Yep. By giving your opinion (voting) on other people's photos, you earn feedback on your own.
As a timesaver and to get more feedback faster, there's also the option to buy Credits instead of voting.
When you start a test on a photo, other logged-in Photofeeler users (within your selected voter demographic) can see that photo on the voting page in order to give their feedback.
When the test is ended, the photo becomes entirely private again.
No. Your photos can only be seen by other logged-in users while you're running a test.
No. Every photo Photofeeler publishes for demo or marketing purposes is with explicit permission.
Photofeeler does conduct research internally. This can mean a variety of things: having internal employees or contractors tag your photos for your gender, publicly sharing numbers or statistics of which your data may be a part, things of that nature. Never anything personal.
Wouldn't someone need to know me to accurately gauge my pictures and give good feedback?
Actually, no. It's the opposite. People who know you are too biased to offer useful feedback.
Our most high-stakes profile pictures (e.g. business, dating) are intended to be viewed by strangers. So to get them right, you need to know what they say about you out of context.
Sure — without prior knowledge about you — someone might get a totally wrong impression. But that is the purpose of Photofeeler: when your picture isn't coming across right to strangers, Photofeeler lets you know that so you can avoid using it online.
On a related note, if you could give Photofeeler voters lots of context (e.g. "This picture is supposed to be silly"), they would become biased and cease to be helpful. For more on this subject, see this article.
Photofeeler's own have written artificial intelligence for some of the world's largest companies.
The fact is, the way we interpret each other's faces is one of the most complex mental processes, and the field hasn't yet succeeded in bottling every bit of nuance involved.
What Photofeeler currently does with artificial intelligence, however, is monitor vote quality, detect all manners of voter fraud in real time, and use sophisticated score distribution analysis — accounting for factors like individual voter styles — to optimize the accuracy of test results. The consequence is statistical accuracy far beyond what a small number of votes could normally provide.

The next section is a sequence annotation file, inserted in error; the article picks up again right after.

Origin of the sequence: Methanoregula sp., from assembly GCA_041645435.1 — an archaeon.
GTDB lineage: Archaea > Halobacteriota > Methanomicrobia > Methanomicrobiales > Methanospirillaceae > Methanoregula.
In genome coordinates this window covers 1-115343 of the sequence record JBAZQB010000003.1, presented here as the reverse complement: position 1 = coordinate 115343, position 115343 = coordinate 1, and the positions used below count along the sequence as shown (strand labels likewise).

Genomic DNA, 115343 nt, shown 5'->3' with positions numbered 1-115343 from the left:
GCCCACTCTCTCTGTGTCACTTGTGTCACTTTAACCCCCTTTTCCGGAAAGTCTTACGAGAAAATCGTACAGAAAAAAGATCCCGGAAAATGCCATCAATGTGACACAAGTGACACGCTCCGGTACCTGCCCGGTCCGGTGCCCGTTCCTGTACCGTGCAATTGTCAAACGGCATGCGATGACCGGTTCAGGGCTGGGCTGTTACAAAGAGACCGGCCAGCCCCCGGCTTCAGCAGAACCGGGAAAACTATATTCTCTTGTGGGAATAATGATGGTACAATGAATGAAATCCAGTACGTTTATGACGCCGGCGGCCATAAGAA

So get reliable results based on the foundation of real people's feedback now. And as the field of artificial intelligence progresses, so will the capabilities of the Photofeeler platform.
There's a lot of reasons why Photofeeler uses trait-based testing rather than asking voters to choose their favorite photo.
All that said, this system is much more complex to build and run. (A "pick A or B" system can, for instance, collect 3 clicks and declare Photo B the winner, even in cases where those 3 clicks were from people who always click on Photo B.)
The Photofeeler team has always believed in doing photo testing the right way — not the easy way.
Nope. Thanks to sophisticated artificial intelligence, bad votes are detected and thrown out in real time.
As soon as some variation of voter fraud is committed (for instance, a user exhibits careless voting behavior), Photofeeler starts throwing out these opinions so they never reach the photo owner.
If low quality voting persists, the voter receives a warning and is told that their votes will receive a decreasing amount of Karma as long as they continue to be unusable.
Voters who continue to give low quality votes have become banned from Photofeeler altogether.
This is bad news for someone who wants to game their way to feedback on their photos. The good news is, since activating these particular algorithms, low vote quality is basically nonexistent.